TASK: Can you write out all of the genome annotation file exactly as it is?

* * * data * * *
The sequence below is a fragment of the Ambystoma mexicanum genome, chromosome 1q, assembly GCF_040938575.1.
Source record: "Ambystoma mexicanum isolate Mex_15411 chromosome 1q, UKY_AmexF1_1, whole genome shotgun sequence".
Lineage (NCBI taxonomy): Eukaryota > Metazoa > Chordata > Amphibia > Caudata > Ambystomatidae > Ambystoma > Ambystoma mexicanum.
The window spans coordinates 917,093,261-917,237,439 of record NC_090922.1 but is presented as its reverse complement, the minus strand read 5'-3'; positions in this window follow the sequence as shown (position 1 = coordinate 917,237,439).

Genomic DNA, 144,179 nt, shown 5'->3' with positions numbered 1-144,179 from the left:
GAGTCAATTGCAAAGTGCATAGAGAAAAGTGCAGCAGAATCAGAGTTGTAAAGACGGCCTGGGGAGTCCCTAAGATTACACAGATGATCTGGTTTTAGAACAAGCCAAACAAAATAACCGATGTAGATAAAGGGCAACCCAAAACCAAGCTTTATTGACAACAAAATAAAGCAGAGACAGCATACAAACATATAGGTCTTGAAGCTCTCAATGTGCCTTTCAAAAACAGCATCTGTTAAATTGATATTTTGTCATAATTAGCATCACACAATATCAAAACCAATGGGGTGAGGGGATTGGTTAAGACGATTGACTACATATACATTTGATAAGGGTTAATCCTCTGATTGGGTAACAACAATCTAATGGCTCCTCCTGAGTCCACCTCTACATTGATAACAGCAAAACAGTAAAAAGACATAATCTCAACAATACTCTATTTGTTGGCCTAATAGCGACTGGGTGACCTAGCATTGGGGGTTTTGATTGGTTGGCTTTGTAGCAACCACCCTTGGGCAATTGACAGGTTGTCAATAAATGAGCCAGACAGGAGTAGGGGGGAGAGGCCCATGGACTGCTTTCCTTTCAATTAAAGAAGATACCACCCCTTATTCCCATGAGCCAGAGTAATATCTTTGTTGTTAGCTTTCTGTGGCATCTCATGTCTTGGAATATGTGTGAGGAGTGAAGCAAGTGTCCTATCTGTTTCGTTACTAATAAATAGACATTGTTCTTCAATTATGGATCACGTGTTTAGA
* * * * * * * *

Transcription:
The sequence below is a fragment of the Ambystoma mexicanum genome, chromosome 1q, assembly GCF_040938575.1.
Source record: "Ambystoma mexicanum isolate Mex_15411 chromosome 1q, UKY_AmexF1_1, whole genome shotgun sequence".
Lineage (NCBI taxonomy): Eukaryota > Metazoa > Chordata > Amphibia > Caudata > Ambystomatidae > Ambystoma > Ambystoma mexicanum.
The window spans coordinates 917,093,261-917,237,439 of record NC_090922.1 but is presented as its reverse complement, the minus strand read 5'-3'; positions in this window follow the sequence as shown (position 1 = coordinate 917,237,439).

Genomic DNA, 144,179 nt, shown 5'->3' with positions numbered 1-144,179 from the left:
GAGTCAATTGCAAAGTGCATAGAGAAAAGTGCAGCAGAATCAGAGTTGTAAAGACGGCCTGGGGAGTCCCTAAGATTACACAGATGATCTGGTTTTAGAACAAGCCAAACAAAATAACCGATGTAGATAAAGGGCAACCCAAAACCAAGCTTTATTGACAACAAAATAAAGCAGAGACAGCATACAAACATATAGGTCTTGAAGCTCTCAATGTGCCTTTCAAAAACAGCATCTGTTAAATTGATATTTTGTCATAATTAGCATCACACAATATCAAAACCAATGGGGTGAGGGGATTGGTTAAGACGATTGACTACATATACATTTGATAAGGGTTAATCCTCTGATTGGGTAACAACAATCTAATGGCTCCTCCTGAGTCCACCTCTACATTGATAACAGCAAAACAGTAAAAAGACATAATCTCAACAATACTCTATTTGTTGGCCTAATAGCGACTGGGTGACCTAGCATTGGGGGTTTTGATTGGTTGGCTTTGTAGCAACCACCCTTGGGCAATTGACAGGTTGTCAATAAATGAGCCAGACAGGAGTAGGGGGGAGAGGCCCATGGACTGCTTTCCTTTCAATTAAAGAAGATACCACCCCTTATTCCCATGAGCCAGAGTAATATCTTTGTTGTTAGCTTTCTGTGGCATCTCATGTCTTGGAATATGTGTGAGGAGTGAAGCAAGTGTCCTATCTGTTTCGTTACTAATAAATAGACATTGTTCTTCAATTATGGATCACGTGTTTAGA